Tornado that touched down in central Ontario went undetected by weather experts
TORONTO -- A tornado that caused minor damage in the City of Kawartha Lakes is raising questions on why no warning was issued before the dark funnel of wind arrived.
Environment Canada confirmed that a tornado touched down at Sturgeon Lake, in the City of Kawartha Lakes, on Tuesday just after 3 p.m., but the agency says it was “extremely difficult” to detect.
“We didn’t expect this. It was really an overachieving thunderstorm that produced a tornado,” Environment Canada meteorologist, Peter Kimbell, told CTV News Toronto on Wednesday. “It would have been really difficult for anybody to warn for and anybody to forecast.”
The weather agency confirmed the tornado after videos and pictures were submitted showing a funnel cloud over the lake, which is north of Lindsay, Ont.
Kimbell said that Tuesday’s tornado was very weak because “the instability and wind shear” were not sufficient enough to generate a typical supercell thunderstorm, which can sometimes spawn tornadoes.
“There was no velocity couplet [which indicates the potential for a tornado] that was easily detectable on the radar,” Kimbell said. “Some smaller scale tornadoes are just going to be extremely difficult to forecast.”
Kawartha Lakes Mayor Andy Letham told CTV News Toronto that the town is relieved the tornado didn’t cause any injuries, although there were some reports of damage to trees, hydro poles, and a boathouse.
“Our emergency services weren’t called out or anything and it looks like it was just a couple of sheds and maybe a garage that got damaged but nobody was hurt or anything thankfully,” he said Wednesday. “It could have been a lot worse."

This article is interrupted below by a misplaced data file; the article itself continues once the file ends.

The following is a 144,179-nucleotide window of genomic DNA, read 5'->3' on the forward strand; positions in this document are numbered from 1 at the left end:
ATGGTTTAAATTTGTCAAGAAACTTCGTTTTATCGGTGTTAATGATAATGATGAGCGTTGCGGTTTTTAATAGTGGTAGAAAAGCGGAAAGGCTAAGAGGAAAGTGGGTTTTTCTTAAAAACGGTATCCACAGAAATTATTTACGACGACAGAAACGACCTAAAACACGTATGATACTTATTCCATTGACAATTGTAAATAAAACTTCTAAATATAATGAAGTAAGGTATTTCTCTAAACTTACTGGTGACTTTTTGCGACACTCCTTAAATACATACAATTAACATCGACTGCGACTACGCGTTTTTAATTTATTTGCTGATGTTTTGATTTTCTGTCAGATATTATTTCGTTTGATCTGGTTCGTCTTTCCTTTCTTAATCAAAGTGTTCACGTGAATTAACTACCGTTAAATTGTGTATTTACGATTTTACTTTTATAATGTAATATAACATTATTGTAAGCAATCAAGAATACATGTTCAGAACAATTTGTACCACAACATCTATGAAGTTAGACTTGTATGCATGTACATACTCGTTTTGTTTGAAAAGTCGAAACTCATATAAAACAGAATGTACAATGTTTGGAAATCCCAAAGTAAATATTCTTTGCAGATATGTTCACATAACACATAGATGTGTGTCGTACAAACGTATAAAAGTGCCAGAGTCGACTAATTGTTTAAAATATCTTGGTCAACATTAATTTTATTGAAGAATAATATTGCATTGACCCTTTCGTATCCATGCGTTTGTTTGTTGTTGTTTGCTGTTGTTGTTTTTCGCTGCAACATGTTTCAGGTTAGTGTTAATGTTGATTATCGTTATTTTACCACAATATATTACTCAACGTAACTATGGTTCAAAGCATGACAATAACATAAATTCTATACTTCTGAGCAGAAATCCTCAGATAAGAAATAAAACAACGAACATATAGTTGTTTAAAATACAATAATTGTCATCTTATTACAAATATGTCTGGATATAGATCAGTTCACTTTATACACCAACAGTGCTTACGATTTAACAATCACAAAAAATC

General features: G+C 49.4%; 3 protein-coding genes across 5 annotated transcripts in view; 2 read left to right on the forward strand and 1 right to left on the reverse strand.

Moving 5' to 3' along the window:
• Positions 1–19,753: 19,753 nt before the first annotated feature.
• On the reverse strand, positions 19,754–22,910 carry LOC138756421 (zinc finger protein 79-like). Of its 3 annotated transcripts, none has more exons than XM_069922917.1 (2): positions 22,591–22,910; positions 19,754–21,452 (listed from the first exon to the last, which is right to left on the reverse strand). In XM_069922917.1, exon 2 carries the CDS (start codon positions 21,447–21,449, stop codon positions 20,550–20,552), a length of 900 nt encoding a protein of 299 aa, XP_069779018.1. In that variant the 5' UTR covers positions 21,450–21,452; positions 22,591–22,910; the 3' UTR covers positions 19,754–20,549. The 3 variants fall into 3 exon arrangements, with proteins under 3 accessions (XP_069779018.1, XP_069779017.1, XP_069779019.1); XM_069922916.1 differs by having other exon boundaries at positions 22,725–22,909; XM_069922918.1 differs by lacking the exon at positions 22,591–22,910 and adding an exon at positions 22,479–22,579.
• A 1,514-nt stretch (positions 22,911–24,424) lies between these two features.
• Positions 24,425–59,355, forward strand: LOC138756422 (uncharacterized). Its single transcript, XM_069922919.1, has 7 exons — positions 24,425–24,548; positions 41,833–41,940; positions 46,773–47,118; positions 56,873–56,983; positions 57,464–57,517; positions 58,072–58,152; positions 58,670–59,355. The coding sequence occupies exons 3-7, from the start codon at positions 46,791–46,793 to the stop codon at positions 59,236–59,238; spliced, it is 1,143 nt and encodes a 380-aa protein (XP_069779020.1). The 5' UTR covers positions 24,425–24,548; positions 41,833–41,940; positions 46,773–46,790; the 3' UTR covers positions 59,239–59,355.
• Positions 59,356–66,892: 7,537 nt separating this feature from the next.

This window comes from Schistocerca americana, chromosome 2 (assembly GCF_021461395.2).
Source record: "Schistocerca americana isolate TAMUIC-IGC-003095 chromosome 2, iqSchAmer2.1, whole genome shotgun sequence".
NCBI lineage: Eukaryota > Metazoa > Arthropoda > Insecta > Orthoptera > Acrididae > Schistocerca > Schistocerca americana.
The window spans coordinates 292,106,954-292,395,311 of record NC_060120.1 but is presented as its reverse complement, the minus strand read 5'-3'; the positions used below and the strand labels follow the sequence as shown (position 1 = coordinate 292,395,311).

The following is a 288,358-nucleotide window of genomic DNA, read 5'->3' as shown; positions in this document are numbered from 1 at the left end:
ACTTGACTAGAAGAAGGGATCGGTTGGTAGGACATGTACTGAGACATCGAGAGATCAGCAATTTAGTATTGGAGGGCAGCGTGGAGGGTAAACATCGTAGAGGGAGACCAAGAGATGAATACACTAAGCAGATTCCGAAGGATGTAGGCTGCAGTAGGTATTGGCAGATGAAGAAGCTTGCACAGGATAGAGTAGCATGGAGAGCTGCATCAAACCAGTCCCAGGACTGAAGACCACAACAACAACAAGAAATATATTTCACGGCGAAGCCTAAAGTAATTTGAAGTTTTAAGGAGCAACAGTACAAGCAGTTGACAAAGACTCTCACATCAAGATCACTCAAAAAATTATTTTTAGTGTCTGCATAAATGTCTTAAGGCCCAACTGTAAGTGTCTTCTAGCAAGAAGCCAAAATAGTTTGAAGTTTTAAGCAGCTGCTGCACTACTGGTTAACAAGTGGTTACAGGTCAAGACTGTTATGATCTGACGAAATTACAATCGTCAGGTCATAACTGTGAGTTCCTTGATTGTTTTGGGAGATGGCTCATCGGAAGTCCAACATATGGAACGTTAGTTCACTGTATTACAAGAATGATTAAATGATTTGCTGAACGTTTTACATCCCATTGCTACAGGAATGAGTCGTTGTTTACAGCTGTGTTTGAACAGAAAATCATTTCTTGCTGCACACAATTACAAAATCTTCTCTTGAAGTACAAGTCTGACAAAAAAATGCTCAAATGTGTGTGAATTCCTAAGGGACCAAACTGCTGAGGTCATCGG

The stormy weather, he said, thankfully ensured that no one was on the lakes when the tornado, which lasted about 10 to 20 minutes, hit.
“Obviously a warning would have helped but I think in this case it just caught everybody by surprise and thankfully it wasn’t too bad,” the mayor said.
“I think it reminds people that we can’t take things for granted … Whether it’s a pandemic or whether it’s a tornado we’re really not in control.”
“I think it shows that before you go out and about, listen to the weather and do your planning ahead.”
Ramona Kozak told CTV News Toronto on Tuesday night that the tornado yanked her family’s boathouse and threw it onto their lawn. She said she also saw a bunch of hydro poles knocked over.
“I think what shocked me the most was the strength of what happened …there is a lot of the foundation and the bricks and cement blocks on the ground,” she said. “It must have been a really strong wind."
Kimbell said that normally if a tornado warning goes out 20 minutes ahead of the actual event, then that’s a “pretty good lead time.”
“In this particular case, unfortunately, we didn’t get a warning out and there are very good reasons for that,” he said. “Sometimes, one might miss a tornado because somebody just missed something but in this case for any forecaster it would have been extremely difficult to put out a warning for it.”
On Thursday, researchers from Western University will survey the damage to categorize the tornado on the intensity scale, but Kimbell said he thinks it might fall into the F0 category.